Angiospermae{ Porogamae
} Dicotyledons.
Chalazogamae (Casuarina).

The names of the two subdivisions recall the manner of entrance of the pollen-tube. More recent investigations, chiefly by Nawaschin and Miss Benson, on members of the orders Betulaceae, Fagaceae, Juglans and Ulmus, showed a recurrence in a greater or less degree of the various anomalies previously observed in Casuarina, and suggest that the affinity of Casuarina is with these orders of Dicotyledons.

The wood is very hard, and several species are valuable timber trees. From a fancied resemblance of the wood to that of the oak these trees are known as “oaks,” and the same species has different names in different parts such as “she-oak,” “swamp-oak,” “shingle-oak,” “river-oak,” “iron-wood,” “beef-wood,” &c.

See J. H. Maiden, Useful Native Plants of Australia (London and Sydney, 1889).

CASUISTRY (from the Lat. casus, a point of law), the art of bringing general moral principles to bear on particular actions. It is, in short, applied morality; anybody is a casuist who reflects about his duties and tries to bring them into line with some intelligible moral standard. But morality at different times has worn very different dresses. It has sometimes been thought of as an outward law, sometimes as an inward disposition; and each of these rival conceptions has developed a casuistical method of its own. Believers in law have put their trust in authority or logic; while believers in disposition chiefly look to our instinctive faculties—conscience, common-sense or sentiment. The legal is the older group, and to it the name of casuist is often exclusively reserved, generally with the implication that its methods are too purely technical to commend themselves to mankind at large. But common-sense and conscience are quite as definite guides as logic or authority; and there seems no good reason for refusing to give the name of casuistry to their operations.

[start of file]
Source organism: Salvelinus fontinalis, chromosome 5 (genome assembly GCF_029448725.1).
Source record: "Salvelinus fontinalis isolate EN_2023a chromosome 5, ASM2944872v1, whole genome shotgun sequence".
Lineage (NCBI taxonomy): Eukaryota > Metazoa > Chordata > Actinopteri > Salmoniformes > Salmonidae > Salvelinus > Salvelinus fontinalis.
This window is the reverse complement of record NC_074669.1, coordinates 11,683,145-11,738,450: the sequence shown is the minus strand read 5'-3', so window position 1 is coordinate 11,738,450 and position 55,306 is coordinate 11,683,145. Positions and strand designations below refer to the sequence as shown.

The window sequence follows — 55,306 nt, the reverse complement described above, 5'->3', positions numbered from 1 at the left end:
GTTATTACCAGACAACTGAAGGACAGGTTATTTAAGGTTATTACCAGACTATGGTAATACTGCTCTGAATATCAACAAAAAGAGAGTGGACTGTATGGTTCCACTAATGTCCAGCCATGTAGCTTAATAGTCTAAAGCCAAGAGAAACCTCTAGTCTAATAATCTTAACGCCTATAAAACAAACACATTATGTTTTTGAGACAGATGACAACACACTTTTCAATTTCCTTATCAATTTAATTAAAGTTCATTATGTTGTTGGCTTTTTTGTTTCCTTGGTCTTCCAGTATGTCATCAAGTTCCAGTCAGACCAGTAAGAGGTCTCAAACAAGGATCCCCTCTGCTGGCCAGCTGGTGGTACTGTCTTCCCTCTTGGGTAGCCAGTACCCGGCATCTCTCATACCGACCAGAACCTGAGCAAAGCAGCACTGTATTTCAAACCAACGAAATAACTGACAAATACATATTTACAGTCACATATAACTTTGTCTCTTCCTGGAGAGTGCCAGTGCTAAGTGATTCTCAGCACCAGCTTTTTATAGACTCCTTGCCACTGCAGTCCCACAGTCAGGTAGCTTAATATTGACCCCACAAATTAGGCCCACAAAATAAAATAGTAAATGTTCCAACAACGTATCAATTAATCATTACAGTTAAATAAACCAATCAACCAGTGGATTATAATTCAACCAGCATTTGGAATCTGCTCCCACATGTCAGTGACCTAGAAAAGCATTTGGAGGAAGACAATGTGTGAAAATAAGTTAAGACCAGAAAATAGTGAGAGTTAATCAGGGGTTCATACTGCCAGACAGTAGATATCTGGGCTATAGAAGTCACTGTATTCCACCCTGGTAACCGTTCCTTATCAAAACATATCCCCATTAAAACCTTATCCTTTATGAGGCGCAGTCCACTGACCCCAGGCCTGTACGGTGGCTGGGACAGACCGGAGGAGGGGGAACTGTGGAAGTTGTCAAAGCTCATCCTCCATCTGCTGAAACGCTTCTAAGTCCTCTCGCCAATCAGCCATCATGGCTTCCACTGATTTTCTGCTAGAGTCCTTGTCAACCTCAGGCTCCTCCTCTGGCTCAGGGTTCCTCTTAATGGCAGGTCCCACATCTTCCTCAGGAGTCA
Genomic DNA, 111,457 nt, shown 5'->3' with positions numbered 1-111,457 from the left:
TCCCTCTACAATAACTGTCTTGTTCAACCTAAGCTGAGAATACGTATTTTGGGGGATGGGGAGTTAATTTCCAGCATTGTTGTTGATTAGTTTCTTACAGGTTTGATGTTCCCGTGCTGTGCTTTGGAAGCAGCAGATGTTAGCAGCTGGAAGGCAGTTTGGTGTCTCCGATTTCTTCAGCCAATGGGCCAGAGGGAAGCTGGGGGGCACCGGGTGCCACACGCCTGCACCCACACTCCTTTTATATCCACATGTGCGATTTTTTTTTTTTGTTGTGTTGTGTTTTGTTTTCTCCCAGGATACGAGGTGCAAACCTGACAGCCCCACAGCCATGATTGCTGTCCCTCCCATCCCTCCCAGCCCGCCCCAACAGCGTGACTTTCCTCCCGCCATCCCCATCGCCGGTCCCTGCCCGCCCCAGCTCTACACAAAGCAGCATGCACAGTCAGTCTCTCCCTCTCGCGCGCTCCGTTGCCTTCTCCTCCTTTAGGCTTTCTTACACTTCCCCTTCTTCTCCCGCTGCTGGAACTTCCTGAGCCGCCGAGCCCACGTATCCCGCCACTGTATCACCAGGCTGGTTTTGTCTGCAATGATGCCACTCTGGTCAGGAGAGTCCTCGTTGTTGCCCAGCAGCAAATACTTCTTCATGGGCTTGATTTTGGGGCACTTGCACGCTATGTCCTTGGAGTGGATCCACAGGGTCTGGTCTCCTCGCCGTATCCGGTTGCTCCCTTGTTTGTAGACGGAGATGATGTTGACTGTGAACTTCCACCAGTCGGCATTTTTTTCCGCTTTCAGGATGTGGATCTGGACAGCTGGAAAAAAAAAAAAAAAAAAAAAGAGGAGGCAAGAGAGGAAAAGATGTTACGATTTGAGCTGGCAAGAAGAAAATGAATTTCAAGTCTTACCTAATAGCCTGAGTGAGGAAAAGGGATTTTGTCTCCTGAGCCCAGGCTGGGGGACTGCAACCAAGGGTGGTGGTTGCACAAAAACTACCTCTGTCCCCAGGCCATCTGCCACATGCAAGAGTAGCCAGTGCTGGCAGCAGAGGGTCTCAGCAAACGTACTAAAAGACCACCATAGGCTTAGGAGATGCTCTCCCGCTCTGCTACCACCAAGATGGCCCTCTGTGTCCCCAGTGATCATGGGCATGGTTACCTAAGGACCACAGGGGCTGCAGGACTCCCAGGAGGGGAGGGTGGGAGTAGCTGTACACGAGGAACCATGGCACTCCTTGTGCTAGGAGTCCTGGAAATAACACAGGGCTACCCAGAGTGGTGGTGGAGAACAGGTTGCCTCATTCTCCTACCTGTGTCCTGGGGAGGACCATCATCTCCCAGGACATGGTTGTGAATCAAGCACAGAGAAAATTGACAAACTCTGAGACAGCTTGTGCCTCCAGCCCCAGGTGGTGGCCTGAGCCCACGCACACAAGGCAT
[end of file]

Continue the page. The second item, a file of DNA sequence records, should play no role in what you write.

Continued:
The casuistry of primitive man is uncompromisingly legal. His morality is not yet separated from his religion; and religion for him means the cult of some superior being—the king or priest of his tribe—whose person is charged with a kind of sacred electricity. “His divinity is a fire, which, under proper restraints, confers endless blessings; but if rashly touched, or allowed to break bounds, it burns or destroys what it touches. Hence the disastrous effects supposed to follow a breach of taboo; the offender has thrust his hand into the divine fire, which shrivels up and consumes him on the spot” (Frazer, The Golden Bough, i. 169). Elaborate rules are accordingly drawn up to secure the maximum of benefit, and the minimum of inconvenience, from this sacred fire; and in the application of these rules does savage casuistry consist. At a higher stage of civilization the god is no longer present in person but issues to his worshippers categorical commands. These logic must seize upon and develop as far as they will go; for the breach of some trifling consequence of a rule might mean the loss of the deity’s favour. Hence the rise of sacred books among most Eastern peoples. On the Jewish Decalogue, for instance, follows the law, and on the law the rabbinical schools. Some of these will be stricter, and some laxer; but on the whole all tend to “aggravate” the law—down to the point of forbidding the faithful to wear a girdle, or to kill a noxious insect on the Sabbath. Though indeed we might look nearer home than the Talmud for similar absurdities; most Puritan communities could furnish strange freaks of Sabbatarian casuistry. Nor have the Catholics been one whit behind them. Their scholastic doctors gravely discuss whether—since water is the “matter” of baptism—a soul can be made regenerate by milk, or rose-water or wine.

At the opposite pole stood ancient Greece. Here ceremonial